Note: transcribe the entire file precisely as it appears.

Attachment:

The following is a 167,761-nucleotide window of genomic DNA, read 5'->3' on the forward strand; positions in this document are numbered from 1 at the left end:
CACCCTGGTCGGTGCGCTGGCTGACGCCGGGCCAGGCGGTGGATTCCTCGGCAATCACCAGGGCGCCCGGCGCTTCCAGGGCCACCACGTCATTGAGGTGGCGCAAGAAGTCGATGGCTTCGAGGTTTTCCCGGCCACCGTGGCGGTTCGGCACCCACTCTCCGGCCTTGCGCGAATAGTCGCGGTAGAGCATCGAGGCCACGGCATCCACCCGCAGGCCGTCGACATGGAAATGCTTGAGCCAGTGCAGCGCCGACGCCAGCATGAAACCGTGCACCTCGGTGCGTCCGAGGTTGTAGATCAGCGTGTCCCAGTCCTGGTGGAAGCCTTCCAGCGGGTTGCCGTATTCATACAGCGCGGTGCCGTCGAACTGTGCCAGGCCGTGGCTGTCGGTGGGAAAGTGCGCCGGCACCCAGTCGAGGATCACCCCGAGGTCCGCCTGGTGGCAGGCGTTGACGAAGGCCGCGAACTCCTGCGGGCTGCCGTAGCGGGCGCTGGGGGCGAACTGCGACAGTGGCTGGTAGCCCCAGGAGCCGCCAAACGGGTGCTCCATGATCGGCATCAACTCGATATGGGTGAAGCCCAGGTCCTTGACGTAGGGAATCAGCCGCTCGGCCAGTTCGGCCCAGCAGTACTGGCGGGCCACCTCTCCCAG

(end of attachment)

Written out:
The following is a 167,761-nucleotide window of genomic DNA, read 5'->3' on the forward strand; positions in this document are numbered from 1 at the left end:
CACCCTGGTCGGTGCGCTGGCTGACGCCGGGCCAGGCGGTGGATTCCTCGGCAATCACCAGGGCGCCCGGCGCTTCCAGGGCCACCACGTCATTGAGGTGGCGCAAGAAGTCGATGGCTTCGAGGTTTTCCCGGCCACCGTGGCGGTTCGGCACCCACTCTCCGGCCTTGCGCGAATAGTCGCGGTAGAGCATCGAGGCCACGGCATCCACCCGCAGGCCGTCGACATGGAAATGCTTGAGCCAGTGCAGCGCCGACGCCAGCATGAAACCGTGCACCTCGGTGCGTCCGAGGTTGTAGATCAGCGTGTCCCAGTCCTGGTGGAAGCCTTCCAGCGGGTTGCCGTATTCATACAGCGCGGTGCCGTCGAACTGTGCCAGGCCGTGGCTGTCGGTGGGAAAGTGCGCCGGCACCCAGTCGAGGATCACCCCGAGGTCCGCCTGGTGGCAGGCGTTGACGAAGGCCGCGAACTCCTGCGGGCTGCCGTAGCGGGCGCTGGGGGCGAACTGCGACAGTGGCTGGTAGCCCCAGGAGCCGCCAAACGGGTGCTCCATGATCGGCATCAACTCGATATGGGTGAAGCCCAGGTCCTTGACGTAGGGAATCAGCCGCTCGGCCAGTTCGGCCCAGCAGTACTGGCGGGCCACCTCTCCCAG